Miller's property, the board could
not act on their requests to have
their property changed to com-
mercial zoning. Commissioner
Tolliver said that the board should
not charge either May or Miller to
advertise for a public hearing.
Carrabelle resident Mekin Yur
appeared before the board to pro-
test the buildup of commercial
property on Carrabelle Beach. He
said that there was no sewer sys-
tem in the area and worried about
excess waste polluting the water.
"We have to protect our lives," said
Yur, "We have to stop this." He told
board members that, if individu-
als wanted to open a business,
they should do so in areas already
zoned commercial. Carrabelle


resident Kathy Kitts also submit-
ted a letter to the board to pro-
test the change in zoning.
The board then voted 4-1 (Com-
missioner Tolliver voting nay) to
have the property zoned to Com-
mercial Residential.

The board voted 4-1 (Commis-
sioner Braxton voting nay) to table
John Horan's request to have 7.8
acres in Section 36, Township 8
South, Range 7 West rezoned from
residential to commercial. The
re'zoning request will again come
before the board on April 16 at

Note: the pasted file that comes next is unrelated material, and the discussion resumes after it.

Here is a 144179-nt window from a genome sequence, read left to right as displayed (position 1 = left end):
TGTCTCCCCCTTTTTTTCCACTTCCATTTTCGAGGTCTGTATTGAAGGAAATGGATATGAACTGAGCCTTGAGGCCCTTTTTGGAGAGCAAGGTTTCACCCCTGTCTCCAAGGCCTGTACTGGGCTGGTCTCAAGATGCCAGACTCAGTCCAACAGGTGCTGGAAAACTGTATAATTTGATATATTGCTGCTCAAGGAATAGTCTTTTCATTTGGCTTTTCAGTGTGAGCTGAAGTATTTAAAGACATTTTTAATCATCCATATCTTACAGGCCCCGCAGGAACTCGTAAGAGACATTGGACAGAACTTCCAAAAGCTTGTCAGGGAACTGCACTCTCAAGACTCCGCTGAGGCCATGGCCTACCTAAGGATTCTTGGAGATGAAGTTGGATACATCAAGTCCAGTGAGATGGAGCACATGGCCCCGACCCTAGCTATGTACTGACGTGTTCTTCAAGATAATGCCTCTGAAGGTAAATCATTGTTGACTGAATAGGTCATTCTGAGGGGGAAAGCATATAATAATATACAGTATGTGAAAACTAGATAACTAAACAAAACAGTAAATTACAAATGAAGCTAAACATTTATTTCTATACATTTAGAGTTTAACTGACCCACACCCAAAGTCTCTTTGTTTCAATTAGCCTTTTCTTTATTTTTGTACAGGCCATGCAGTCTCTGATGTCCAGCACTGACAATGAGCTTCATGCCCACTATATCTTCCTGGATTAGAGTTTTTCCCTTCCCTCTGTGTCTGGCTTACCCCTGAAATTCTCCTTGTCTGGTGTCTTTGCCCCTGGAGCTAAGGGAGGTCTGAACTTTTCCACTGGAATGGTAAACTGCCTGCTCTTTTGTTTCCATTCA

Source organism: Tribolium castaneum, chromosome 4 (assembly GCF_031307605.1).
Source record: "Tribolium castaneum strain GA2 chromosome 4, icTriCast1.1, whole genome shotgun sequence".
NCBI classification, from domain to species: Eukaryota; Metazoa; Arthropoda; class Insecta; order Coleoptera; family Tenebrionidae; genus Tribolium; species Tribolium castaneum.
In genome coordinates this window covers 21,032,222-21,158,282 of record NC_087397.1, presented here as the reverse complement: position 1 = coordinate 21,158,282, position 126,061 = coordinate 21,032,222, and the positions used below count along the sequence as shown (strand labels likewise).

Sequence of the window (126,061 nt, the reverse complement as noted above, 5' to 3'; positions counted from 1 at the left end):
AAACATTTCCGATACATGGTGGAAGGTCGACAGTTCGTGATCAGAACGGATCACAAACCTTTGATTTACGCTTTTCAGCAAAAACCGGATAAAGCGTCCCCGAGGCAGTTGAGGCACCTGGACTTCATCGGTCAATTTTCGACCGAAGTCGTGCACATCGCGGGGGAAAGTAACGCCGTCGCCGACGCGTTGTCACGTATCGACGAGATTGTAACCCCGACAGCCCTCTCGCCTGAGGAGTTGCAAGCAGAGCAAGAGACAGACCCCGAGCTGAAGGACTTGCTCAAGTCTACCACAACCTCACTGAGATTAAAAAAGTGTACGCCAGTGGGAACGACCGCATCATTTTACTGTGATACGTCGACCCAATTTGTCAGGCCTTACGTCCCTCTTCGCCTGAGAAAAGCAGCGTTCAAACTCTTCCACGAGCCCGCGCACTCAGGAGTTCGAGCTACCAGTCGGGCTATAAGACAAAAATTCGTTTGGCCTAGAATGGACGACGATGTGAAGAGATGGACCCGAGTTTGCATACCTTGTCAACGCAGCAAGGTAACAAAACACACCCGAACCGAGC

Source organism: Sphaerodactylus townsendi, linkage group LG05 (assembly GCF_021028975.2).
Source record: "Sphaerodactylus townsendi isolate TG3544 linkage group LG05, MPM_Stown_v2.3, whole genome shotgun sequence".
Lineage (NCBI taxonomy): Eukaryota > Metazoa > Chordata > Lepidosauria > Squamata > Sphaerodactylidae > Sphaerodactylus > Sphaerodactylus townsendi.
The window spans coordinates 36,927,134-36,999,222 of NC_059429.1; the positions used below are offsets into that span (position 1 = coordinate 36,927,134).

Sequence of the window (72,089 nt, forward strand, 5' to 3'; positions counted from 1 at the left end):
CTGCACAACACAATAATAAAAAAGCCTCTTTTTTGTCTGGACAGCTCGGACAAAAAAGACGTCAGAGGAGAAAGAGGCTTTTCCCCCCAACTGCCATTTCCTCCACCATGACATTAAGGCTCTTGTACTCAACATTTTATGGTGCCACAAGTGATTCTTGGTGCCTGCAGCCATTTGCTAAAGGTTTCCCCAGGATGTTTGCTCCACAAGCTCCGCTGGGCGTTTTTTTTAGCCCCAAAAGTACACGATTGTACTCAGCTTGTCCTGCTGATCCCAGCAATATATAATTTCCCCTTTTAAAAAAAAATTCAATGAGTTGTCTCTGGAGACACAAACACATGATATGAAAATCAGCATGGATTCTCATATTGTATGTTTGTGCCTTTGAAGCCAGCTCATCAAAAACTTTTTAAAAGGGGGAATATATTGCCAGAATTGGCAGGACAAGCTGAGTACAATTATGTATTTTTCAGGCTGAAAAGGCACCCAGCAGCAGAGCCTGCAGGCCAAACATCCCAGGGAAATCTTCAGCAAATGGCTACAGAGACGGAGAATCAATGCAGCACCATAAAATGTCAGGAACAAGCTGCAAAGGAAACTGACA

10:15 for a hearing.


The board agreed to suspend re-
volving loan payments from loan
recipients to the Apalachee Re-
gional Planning Council when
50% of the productive area of the
bay has been closed for 15 or
more days per month. Board
members expressed concern that
those not employed with the sea-
food industry may also be excused
from paying back loans during
such bay closures. WOYS News
Director Michael Allen questioned
board members on the criteria
they would'use to determine
whether 50% of the bay was
closed. County Planner Allen
Pierce said that he had conferred
with David Cole of the Depart-
ment of Environmental Protection
and had determined that 50% of
the bay, which included Cat Point
and East Hole, was presently
closed.
***